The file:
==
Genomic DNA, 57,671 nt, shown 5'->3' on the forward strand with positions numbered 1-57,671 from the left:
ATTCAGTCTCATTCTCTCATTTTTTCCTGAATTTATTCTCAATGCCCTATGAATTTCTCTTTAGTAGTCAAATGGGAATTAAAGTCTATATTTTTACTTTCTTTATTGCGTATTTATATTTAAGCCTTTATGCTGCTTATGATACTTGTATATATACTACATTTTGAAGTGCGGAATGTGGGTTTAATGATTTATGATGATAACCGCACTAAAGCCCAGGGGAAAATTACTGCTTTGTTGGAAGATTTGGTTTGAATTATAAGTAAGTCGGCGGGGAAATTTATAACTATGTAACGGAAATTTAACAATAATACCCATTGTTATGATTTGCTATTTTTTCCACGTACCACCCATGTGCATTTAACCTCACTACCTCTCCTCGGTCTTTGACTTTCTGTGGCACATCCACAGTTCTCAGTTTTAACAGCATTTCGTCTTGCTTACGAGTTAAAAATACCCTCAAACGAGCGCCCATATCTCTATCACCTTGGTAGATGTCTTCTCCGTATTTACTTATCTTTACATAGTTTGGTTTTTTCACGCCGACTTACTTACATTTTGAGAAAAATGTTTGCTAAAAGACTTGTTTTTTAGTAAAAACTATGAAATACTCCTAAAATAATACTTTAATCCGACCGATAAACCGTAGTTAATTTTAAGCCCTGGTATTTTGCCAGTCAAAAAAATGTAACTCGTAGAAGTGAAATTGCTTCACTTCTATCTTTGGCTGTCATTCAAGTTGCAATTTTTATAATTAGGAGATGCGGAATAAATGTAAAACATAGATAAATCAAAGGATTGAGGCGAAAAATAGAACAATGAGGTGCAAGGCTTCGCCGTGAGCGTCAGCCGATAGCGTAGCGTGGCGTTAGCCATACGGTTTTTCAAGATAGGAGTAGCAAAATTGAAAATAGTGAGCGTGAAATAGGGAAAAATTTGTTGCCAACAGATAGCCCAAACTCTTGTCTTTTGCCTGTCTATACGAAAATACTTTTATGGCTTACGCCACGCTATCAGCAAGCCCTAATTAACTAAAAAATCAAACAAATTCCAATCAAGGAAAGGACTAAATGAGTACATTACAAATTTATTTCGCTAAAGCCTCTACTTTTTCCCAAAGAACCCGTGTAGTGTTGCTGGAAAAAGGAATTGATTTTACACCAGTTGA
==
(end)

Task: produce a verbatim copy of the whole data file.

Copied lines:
Genomic DNA, 57,671 nt, shown 5'->3' on the forward strand with positions numbered 1-57,671 from the left:
ATTCAGTCTCATTCTCTCATTTTTTCCTGAATTTATTCTCAATGCCCTATGAATTTCTCTTTAGTAGTCAAATGGGAATTAAAGTCTATATTTTTACTTTCTTTATTGCGTATTTATATTTAAGCCTTTATGCTGCTTATGATACTTGTATATATACTACATTTTGAAGTGCGGAATGTGGGTTTAATGATTTATGATGATAACCGCACTAAAGCCCAGGGGAAAATTACTGCTTTGTTGGAAGATTTGGTTTGAATTATAAGTAAGTCGGCGGGGAAATTTATAACTATGTAACGGAAATTTAACAATAATACCCATTGTTATGATTTGCTATTTTTTCCACGTACCACCCATGTGCATTTAACCTCACTACCTCTCCTCGGTCTTTGACTTTCTGTGGCACATCCACAGTTCTCAGTTTTAACAGCATTTCGTCTTGCTTACGAGTTAAAAATACCCTCAAACGAGCGCCCATATCTCTATCACCTTGGTAGATGTCTTCTCCGTATTTACTTATCTTTACATAGTTTGGTTTTTTCACGCCGACTTACTTACATTTTGAGAAAAATGTTTGCTAAAAGACTTGTTTTTTAGTAAAAACTATGAAATACTCCTAAAATAATACTTTAATCCGACCGATAAACCGTAGTTAATTTTAAGCCCTGGTATTTTGCCAGTCAAAAAAATGTAACTCGTAGAAGTGAAATTGCTTCACTTCTATCTTTGGCTGTCATTCAAGTTGCAATTTTTATAATTAGGAGATGCGGAATAAATGTAAAACATAGATAAATCAAAGGATTGAGGCGAAAAATAGAACAATGAGGTGCAAGGCTTCGCCGTGAGCGTCAGCCGATAGCGTAGCGTGGCGTTAGCCATACGGTTTTTCAAGATAGGAGTAGCAAAATTGAAAATAGTGAGCGTGAAATAGGGAAAAATTTGTTGCCAACAGATAGCCCAAACTCTTGTCTTTTGCCTGTCTATACGAAAATACTTTTATGGCTTACGCCACGCTATCAGCAAGCCCTAATTAACTAAAAAATCAAACAAATTCCAATCAAGGAAAGGACTAAATGAGTACATTACAAATTTATTTCGCTAAAGCCTCTACTTTTTCCCAAAGAACCCGTGTAGTGTTGCTGGAAAAAGGAATTGATTTTACACCAGTTGA